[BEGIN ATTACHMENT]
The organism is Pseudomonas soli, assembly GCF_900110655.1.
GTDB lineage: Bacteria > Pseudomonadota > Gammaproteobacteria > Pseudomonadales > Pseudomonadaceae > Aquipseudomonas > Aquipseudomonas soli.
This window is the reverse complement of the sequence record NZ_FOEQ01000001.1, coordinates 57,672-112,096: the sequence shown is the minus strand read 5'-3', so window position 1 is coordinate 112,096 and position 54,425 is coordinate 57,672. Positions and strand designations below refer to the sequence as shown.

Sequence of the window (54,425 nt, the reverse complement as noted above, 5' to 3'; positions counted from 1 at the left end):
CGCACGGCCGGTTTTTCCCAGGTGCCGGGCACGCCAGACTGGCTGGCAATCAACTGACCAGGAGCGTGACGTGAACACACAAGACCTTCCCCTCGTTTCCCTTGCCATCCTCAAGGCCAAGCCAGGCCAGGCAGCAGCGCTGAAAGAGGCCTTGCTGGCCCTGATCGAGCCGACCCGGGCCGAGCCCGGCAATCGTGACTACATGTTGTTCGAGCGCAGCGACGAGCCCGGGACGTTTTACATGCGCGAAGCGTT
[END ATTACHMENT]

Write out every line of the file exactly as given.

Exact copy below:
The organism is Pseudomonas soli, assembly GCF_900110655.1.
GTDB lineage: Bacteria > Pseudomonadota > Gammaproteobacteria > Pseudomonadales > Pseudomonadaceae > Aquipseudomonas > Aquipseudomonas soli.
This window is the reverse complement of the sequence record NZ_FOEQ01000001.1, coordinates 57,672-112,096: the sequence shown is the minus strand read 5'-3', so window position 1 is coordinate 112,096 and position 54,425 is coordinate 57,672. Positions and strand designations below refer to the sequence as shown.

Sequence of the window (54,425 nt, the reverse complement as noted above, 5' to 3'; positions counted from 1 at the left end):
CGCACGGCCGGTTTTTCCCAGGTGCCGGGCACGCCAGACTGGCTGGCAATCAACTGACCAGGAGCGTGACGTGAACACACAAGACCTTCCCCTCGTTTCCCTTGCCATCCTCAAGGCCAAGCCAGGCCAGGCAGCAGCGCTGAAAGAGGCCTTGCTGGCCCTGATCGAGCCGACCCGGGCCGAGCCCGGCAATCGTGACTACATGTTGTTCGAGCGCAGCGACGAGCCCGGGACGTTTTACATGCGCGAAGCGTT